Monday, February 26, 2024

76 injured in London theatre ceiling collapse

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London: At least 76 people were injured, seven of them seriously, when the ceiling of a 112-year-old theatre in the heart of London collapsed last night, leaving children and adults bleeding in the rubble amid scenes of chaos and panic.
Apollo Theatre, one of the popular venues in West End theatre district, was packed with about 720 people for a show of “The Curious Incident of the Dog in the Night-Time”, when plaster and masonry from a section of the ceiling fell with a crackling sound and left many wounded, including some with head injuries.
Paramedics initially said 88 people were injured but later revised the number to 76, seven of whom were seriously wounded. Another 51 “walking wounded” were taken to hospital with minor injuries.
London Ambulance today said all those who had been trapped inside were freed. It was later confirmed that none of them had life-threatening injuries. Some 25 ambulance crews and an air ambulance attended the scene. Some reports suggested that water began dripping through cracks in the ceiling before it came down. There had been suggestions that the collapse may have been caused by a freak lightning strike, but London Fire Brigade said it had no records on its internal log of lightning.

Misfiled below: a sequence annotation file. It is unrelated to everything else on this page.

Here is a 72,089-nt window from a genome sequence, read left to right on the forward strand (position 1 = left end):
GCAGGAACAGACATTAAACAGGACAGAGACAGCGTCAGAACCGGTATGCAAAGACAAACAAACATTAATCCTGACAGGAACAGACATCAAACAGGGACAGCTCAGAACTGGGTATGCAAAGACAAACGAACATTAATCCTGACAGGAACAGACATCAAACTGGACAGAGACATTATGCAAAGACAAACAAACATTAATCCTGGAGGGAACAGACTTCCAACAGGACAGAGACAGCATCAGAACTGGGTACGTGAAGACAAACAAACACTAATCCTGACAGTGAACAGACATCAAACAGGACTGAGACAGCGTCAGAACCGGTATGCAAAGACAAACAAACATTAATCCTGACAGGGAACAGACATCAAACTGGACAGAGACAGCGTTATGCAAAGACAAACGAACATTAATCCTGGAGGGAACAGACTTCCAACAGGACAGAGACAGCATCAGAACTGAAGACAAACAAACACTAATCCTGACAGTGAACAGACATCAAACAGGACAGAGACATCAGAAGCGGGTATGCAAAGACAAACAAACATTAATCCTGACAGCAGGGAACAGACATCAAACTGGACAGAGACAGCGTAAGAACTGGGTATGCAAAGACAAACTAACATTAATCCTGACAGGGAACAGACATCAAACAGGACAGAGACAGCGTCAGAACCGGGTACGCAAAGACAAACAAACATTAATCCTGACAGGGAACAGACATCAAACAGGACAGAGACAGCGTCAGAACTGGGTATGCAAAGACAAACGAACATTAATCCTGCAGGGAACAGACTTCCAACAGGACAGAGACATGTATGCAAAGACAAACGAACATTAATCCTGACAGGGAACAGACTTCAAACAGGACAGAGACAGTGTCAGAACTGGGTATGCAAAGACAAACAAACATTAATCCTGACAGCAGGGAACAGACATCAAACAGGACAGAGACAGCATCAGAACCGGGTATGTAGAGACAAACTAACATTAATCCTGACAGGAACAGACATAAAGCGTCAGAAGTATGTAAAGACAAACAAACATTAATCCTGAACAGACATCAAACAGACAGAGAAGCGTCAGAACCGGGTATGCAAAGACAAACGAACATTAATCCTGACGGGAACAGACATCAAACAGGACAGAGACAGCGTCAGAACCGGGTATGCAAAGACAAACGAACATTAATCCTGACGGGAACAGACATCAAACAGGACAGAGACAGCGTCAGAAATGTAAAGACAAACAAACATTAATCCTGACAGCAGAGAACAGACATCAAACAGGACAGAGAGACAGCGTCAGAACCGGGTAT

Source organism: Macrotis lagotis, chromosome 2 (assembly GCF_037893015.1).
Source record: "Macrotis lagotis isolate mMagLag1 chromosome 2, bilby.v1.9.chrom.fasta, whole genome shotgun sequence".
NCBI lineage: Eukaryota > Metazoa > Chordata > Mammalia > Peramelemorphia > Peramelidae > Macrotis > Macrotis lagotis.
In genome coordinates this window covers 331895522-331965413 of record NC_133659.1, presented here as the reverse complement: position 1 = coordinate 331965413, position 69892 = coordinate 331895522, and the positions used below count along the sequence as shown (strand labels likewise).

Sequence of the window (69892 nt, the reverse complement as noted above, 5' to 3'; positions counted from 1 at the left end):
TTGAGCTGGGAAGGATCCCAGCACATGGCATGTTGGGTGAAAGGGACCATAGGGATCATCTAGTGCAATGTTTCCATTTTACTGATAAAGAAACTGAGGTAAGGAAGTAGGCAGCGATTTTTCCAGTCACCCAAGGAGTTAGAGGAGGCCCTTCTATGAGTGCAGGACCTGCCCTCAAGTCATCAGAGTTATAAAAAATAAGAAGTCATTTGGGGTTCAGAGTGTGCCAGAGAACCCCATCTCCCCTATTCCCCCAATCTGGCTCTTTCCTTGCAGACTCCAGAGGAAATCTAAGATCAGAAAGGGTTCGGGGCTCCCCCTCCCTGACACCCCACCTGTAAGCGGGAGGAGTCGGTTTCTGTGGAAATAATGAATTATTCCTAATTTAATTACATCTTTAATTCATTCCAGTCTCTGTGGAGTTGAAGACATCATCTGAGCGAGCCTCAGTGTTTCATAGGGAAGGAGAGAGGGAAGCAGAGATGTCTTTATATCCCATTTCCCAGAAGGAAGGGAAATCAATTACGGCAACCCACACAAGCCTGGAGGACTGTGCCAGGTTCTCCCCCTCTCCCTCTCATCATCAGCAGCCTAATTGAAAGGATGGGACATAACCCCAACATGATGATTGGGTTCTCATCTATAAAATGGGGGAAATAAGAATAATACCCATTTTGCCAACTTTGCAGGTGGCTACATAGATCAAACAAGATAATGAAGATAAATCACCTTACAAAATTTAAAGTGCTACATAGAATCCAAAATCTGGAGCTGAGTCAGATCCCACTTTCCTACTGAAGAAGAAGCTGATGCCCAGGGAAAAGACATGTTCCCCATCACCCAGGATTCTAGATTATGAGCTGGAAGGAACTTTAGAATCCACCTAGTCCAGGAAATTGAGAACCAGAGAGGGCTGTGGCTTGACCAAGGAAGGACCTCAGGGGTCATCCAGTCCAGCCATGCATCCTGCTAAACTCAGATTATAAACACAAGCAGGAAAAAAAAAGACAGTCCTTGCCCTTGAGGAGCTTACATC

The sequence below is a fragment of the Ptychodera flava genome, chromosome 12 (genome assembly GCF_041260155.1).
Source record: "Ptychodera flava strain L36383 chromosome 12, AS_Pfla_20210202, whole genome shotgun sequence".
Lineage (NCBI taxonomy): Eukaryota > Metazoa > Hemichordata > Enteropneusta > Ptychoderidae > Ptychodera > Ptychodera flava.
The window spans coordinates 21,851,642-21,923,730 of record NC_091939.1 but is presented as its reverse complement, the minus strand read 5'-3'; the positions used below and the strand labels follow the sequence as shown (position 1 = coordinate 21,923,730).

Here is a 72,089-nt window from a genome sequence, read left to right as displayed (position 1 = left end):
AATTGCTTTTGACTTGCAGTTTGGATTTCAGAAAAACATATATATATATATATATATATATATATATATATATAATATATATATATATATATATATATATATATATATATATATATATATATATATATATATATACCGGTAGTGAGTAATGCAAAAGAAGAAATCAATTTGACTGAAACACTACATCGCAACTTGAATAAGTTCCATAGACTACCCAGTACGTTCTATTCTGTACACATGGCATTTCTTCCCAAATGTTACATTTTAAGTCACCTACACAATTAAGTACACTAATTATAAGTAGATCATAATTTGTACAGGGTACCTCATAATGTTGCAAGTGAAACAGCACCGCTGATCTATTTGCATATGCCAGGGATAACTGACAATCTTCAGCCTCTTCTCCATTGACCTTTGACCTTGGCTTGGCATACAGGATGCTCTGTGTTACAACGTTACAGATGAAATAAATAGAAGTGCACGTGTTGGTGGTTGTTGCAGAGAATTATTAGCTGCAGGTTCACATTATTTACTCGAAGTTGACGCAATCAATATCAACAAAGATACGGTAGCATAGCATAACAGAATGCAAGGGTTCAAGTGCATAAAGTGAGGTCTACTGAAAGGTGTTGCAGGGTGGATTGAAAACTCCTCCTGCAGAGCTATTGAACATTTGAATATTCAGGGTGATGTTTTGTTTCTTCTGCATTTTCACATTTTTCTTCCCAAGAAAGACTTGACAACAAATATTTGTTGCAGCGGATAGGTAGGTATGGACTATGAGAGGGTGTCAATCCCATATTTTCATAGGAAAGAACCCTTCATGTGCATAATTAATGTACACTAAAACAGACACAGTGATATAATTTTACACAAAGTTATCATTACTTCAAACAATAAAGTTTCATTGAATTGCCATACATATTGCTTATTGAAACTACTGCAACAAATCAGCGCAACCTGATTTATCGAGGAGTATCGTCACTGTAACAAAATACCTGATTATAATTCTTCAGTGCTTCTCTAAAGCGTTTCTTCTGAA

London was hit by a freak thunderstorm last evening, which seems to have resulted in the incident at the building but the exact cause of the collapse is yet to be confirmed. “There is no suggestion at this stage that this was as a result of a criminal act, however, at this stage we of course are keeping an open mind.
Police are in liaison with Westminster City Council and structural engineers to establish how safe the building is before a full assessment can be carried out,” the Metropolitan Police said in a statement.
Deputy Assistant Commissioner Graham Ellis of the London Fire Brigade said the plasterwork had fallen onto the upper circle, the dress circle and the stalls. “The injuries to the casualties that our colleagues have spoken about are consistent with that. We’ve managed to stabilise the situation inside the theatre. We’re working closely with colleagues at Westminster City Council, their building surveyors,” he said.
The theatre has since been declared secure after a structural assessment was carried out last night. A district surveyor from the local council examined the damaged roof of the Grade II listed building and confirmed it was not at risk of caving in further.
Investigations are still underway into what caused a large section of ornate plasterwork to collapse. A spokesperson for Nimax Theatres, which owns the Apollo, said their “thoughts are with the audience and staff”. The theatre’s owner described the incident as “shocking and upsetting”. (PTI)

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